Our primary concern with the updated reporting requirement is their complete exclusion of any programmatic accessibility element. We do not understand why MMPs should have absolutely no requirement for reporting data on programmatic accessibility when they have been subject to an existing obligation to remove programmatic barriers and provide reasonable accommodations and modifications under the three-way contract, as quoted above. Moreover, the plan’s obligations under Section 504 of the Rehabilitation Act as both a recipient of federal funds and a public accommodation under Title III of the ADA, as well as the state’s obligations under Title II of the ADA, all clearly include an obligation to provide reasonable accommodations and modifications to people with disabilities, whether members, family or companions of members, plan applicants, or members of the public. California’s own state laws, some of which predate the ADA, also hold plans responsible for not only physical accessibility but programmatic accessibility.
We strongly recommend that the draft update include the gamut of ADA accessibility requirements among the accessibility reporting required of MMPs. If CMS is unprepared to imminently add reporting requirements relating to non-physical accessibility, then the updated requirements should be absolutely clear that the legal requirements of federal accessibility and California-specific law continue to fully apply and are distinct from the updated CA specific reporting requirements. In particular, the reporting requirements should reiterate the requirements of paragraph 126.96.36.199 and its list of accommodations, and include an annual reporting requirement on the plan’s development of a facility site review tool that will enable it to capture, validate, and report data concerning the provision of programmatic accommodations within its provider network. This tool should capture the degree to which plan providers meet the requirements of Title III of the ADA, 28 CFR, § 36.302:
(a)General. A public accommodation shall make reasonable modifications in policies, practices, or procedures, when the modifications are necessary to afford goods, services, facilities, privileges, advantages, or accommodations to individuals with disabilities, unless the public accommodation can demonstrate that making the modifications would fundamentally alter the nature of the goods, services, facilities, privileges, advantages, or accommodations.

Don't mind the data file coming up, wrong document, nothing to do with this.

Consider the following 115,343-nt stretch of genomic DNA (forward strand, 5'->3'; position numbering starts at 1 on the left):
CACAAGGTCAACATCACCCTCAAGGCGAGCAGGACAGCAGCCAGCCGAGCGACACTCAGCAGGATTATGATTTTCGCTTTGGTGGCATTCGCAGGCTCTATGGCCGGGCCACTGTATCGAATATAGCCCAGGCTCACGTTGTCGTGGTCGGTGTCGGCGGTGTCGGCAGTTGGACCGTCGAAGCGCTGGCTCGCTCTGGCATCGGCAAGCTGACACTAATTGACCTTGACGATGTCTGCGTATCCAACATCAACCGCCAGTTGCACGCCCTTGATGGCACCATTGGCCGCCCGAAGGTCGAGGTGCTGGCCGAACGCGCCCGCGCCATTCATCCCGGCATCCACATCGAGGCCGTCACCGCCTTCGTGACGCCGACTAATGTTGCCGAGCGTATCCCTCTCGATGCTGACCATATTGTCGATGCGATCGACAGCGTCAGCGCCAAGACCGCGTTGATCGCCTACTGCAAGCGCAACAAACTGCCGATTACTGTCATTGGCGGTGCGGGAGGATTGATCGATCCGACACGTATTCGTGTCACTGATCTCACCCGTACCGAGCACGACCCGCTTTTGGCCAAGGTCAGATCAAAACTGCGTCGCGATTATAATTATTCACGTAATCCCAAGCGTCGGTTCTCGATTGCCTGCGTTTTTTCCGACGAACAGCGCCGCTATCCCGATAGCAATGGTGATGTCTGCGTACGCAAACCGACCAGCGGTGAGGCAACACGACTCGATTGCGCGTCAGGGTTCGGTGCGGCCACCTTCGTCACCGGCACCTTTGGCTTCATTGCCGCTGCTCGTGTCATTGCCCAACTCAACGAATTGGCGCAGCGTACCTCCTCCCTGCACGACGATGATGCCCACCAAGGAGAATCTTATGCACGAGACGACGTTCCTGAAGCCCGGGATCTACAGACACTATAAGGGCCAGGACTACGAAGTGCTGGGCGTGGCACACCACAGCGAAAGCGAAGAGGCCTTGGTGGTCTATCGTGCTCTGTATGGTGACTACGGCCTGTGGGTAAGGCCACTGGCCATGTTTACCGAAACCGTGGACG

In addition, we strongly recommend that the Physical Access Compliance Officer become the “Accessibility Compliance Officer.” We understand that California’s current Attachment C of the FSR only captures physical accessibility, and specifically the elements listed in the provider site assessment tool section of the updated reporting requirements. Attachment C was applied to MMPs in Dual Plan Letter 13-003, issued July 17, 2013 by California’s Department of Health Care Services and MMPs, by now, have had the opportunity to administer the MMP to their new networks, including non-“high volume” specialists. However, CMS’ reporting requirements must at least be as motivated by the health care needs of dual-eligible members and the primary goal of integrated care to provide “the right care at the right time in the right place,” as the practical consideration that the state’s MMPs are now able to report with some ease on data that they have time to gather, process and analyze. To be clear, the draft reporting requirements are a very significant improvement on plans simply gathering accessibility information without public transparency, data validation, or any practical consequence or obligation to improve provider network accessibility. But dually-eligible beneficiaries need the full range of their civil rights, and deserve to have MMPs report on their compliance with physical as well as programmatic accessibility.
As a final point, we would like to ask CMS to consider how these physical accessibility reporting requirements, as well as programmatic accessibility reporting requirements, could be incorporated over time within the reporting obligations of other state dual integration projects. The FSR requirement in California, and the development of physical and programmatic accessibility tools, is wholly possible in other states with sufficient policy encouragement and incentivization. We would welcome the opportunity to work with the Medicare-Medicaid Coordination Office and CMS on increasing ADA compliance and accessibility among the providers who serve dually-eligible individuals and other people the disabilities and chronic conditions.
Thank you again for the opportunity to comment.
Senior Staff Attorney
 Nancy R. Mudrick, Mary Lou Breslin, Mengke Liang, and Silvia Yee, Physical Accessibility in Primary Health Care Settings: Results From California On—Site Reviews, Disability and Health Journal 5 (2012) 159-167.